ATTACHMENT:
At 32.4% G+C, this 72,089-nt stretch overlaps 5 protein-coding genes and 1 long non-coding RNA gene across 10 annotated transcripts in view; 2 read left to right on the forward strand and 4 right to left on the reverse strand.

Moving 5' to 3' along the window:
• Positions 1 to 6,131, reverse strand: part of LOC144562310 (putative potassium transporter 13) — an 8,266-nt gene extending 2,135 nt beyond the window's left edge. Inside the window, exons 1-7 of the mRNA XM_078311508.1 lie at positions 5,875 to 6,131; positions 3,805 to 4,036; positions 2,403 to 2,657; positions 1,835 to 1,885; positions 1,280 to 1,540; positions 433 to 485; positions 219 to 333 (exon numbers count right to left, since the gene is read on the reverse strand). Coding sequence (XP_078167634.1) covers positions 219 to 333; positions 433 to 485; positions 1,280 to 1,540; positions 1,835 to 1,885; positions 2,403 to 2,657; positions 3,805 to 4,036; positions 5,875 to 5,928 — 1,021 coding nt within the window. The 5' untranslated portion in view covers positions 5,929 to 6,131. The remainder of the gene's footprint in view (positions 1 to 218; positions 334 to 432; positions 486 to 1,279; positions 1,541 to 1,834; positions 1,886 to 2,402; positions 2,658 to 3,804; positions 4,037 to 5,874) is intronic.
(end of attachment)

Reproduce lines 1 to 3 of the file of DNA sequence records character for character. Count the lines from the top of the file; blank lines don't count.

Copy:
At 32.4% G+C, this 72,089-nt stretch overlaps 5 protein-coding genes and 1 long non-coding RNA gene across 10 annotated transcripts in view; 2 read left to right on the forward strand and 4 right to left on the reverse strand.

Moving 5' to 3' along the window:
• Positions 1 to 6,131, reverse strand: part of LOC144562310 (putative potassium transporter 13) — an 8,266-nt gene extending 2,135 nt beyond the window's left edge. Inside the window, exons 1-7 of the mRNA XM_078311508.1 lie at positions 5,875 to 6,131; positions 3,805 to 4,036; positions 2,403 to 2,657; positions 1,835 to 1,885; positions 1,280 to 1,540; positions 433 to 485; positions 219 to 333 (exon numbers count right to left, since the gene is read on the reverse strand). Coding sequence (XP_078167634.1) covers positions 219 to 333; positions 433 to 485; positions 1,280 to 1,540; positions 1,835 to 1,885; positions 2,403 to 2,657; positions 3,805 to 4,036; positions 5,875 to 5,928 — 1,021 coding nt within the window. The 5' untranslated portion in view covers positions 5,929 to 6,131. The remainder of the gene's footprint in view (positions 1 to 218; positions 334 to 432; positions 486 to 1,279; positions 1,541 to 1,834; positions 1,886 to 2,402; positions 2,658 to 3,804; positions 4,037 to 5,874) is intronic.